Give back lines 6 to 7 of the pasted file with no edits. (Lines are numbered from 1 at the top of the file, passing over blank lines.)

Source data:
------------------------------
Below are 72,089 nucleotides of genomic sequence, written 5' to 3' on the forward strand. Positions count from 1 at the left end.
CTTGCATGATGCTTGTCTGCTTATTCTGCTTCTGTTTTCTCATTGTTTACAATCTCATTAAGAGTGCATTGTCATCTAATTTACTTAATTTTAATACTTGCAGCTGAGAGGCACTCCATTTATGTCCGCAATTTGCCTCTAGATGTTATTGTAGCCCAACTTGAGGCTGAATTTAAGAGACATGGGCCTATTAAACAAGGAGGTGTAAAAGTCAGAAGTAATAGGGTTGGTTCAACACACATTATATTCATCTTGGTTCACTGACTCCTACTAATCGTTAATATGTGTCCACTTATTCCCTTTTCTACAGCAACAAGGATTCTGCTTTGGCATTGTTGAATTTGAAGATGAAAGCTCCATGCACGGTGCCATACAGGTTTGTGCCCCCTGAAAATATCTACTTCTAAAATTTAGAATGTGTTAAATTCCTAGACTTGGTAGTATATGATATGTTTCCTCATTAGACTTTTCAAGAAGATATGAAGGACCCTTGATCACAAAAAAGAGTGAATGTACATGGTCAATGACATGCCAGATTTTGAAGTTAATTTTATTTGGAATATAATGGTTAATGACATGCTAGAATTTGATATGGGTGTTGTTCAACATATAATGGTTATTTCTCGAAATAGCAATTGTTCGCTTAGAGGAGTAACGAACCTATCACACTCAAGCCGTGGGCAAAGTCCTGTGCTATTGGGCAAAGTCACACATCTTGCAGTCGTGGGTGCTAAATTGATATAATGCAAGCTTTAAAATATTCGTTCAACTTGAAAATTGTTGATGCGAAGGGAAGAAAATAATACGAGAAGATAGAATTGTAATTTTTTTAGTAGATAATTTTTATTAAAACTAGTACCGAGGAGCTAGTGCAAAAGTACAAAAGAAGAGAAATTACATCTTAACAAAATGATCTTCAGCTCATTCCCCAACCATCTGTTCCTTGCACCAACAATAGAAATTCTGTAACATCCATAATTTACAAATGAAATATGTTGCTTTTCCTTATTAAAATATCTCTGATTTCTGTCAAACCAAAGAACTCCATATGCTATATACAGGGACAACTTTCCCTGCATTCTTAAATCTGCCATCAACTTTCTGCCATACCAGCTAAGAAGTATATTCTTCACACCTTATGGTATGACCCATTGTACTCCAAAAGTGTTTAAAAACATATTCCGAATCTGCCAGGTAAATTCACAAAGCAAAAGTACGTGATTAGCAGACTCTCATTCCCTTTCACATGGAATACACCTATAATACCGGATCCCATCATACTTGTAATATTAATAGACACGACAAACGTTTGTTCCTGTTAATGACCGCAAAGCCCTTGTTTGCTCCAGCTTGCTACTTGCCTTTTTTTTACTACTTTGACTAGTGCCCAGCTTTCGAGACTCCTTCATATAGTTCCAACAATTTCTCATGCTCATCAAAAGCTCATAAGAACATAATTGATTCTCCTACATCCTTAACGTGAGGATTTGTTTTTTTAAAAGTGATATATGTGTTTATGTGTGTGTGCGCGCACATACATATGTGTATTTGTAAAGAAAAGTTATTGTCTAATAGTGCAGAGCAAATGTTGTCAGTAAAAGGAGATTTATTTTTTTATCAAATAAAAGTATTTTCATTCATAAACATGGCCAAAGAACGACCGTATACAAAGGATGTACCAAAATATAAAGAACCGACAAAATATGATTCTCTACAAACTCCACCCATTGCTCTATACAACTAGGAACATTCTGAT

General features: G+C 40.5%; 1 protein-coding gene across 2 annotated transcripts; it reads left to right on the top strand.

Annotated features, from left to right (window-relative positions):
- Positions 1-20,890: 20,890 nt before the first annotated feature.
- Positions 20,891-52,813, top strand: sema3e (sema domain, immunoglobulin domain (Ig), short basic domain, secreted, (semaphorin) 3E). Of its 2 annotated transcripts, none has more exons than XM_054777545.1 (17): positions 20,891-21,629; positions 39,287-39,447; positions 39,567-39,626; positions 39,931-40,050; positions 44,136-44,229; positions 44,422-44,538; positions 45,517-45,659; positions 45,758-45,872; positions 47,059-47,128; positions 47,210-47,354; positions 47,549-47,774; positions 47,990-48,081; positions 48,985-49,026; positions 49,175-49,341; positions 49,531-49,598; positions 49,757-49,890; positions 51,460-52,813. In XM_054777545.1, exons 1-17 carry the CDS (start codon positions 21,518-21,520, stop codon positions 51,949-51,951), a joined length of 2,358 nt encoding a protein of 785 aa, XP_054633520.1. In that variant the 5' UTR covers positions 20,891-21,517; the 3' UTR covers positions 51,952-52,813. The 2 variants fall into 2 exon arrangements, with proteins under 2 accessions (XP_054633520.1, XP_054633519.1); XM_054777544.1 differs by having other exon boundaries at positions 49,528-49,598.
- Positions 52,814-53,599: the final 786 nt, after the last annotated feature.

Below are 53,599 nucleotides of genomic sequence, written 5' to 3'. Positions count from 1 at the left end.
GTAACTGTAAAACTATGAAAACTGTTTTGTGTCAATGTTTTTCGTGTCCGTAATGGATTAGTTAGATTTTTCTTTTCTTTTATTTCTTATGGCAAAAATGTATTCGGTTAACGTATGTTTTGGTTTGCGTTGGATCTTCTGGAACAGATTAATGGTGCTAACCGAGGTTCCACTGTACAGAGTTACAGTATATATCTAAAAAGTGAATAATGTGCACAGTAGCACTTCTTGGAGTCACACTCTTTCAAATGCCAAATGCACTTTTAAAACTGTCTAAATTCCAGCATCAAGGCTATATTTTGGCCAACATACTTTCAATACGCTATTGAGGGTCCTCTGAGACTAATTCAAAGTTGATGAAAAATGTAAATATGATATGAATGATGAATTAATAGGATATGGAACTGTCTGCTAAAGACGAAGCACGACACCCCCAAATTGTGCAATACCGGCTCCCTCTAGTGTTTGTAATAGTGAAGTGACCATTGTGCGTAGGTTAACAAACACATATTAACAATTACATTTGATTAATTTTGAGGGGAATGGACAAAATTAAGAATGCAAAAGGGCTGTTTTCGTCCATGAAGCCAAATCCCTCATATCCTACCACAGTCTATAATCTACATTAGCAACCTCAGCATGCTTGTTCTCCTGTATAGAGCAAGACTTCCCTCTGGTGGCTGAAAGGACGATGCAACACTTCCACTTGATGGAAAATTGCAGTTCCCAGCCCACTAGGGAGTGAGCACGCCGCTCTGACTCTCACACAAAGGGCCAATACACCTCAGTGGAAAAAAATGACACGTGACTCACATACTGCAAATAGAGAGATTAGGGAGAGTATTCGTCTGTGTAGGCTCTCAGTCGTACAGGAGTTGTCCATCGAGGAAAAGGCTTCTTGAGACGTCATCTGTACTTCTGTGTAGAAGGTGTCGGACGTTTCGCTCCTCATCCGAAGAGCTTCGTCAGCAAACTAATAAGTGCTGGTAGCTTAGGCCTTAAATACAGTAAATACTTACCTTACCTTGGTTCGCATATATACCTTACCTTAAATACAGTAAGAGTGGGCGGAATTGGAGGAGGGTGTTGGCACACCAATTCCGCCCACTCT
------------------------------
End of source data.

- Positions 20,891-52,813, top strand: sema3e (sema domain, immunoglobulin domain (Ig), short basic domain, secreted, (semaphorin) 3E). Of its 2 annotated transcripts, none has more exons than XM_054777545.1 (17): positions 20,891-21,629; positions 39,287-39,447; positions 39,567-39,626; positions 39,931-40,050; positions 44,136-44,229; positions 44,422-44,538; positions 45,517-45,659; positions 45,758-45,872; positions 47,059-47,128; positions 47,210-47,354; positions 47,549-47,774; positions 47,990-48,081; positions 48,985-49,026; positions 49,175-49,341; positions 49,531-49,598; positions 49,757-49,890; positions 51,460-52,813. In XM_054777545.1, exons 1-17 carry the CDS (start codon positions 21,518-21,520, stop codon positions 51,949-51,951), a joined length of 2,358 nt encoding a protein of 785 aa, XP_054633520.1. In that variant the 5' UTR covers positions 20,891-21,517; the 3' UTR covers positions 51,952-52,813. The 2 variants fall into 2 exon arrangements, with proteins under 2 accessions (XP_054633520.1, XP_054633519.1); XM_054777544.1 differs by having other exon boundaries at positions 49,528-49,598.
- Positions 52,814-53,599: the final 786 nt, after the last annotated feature.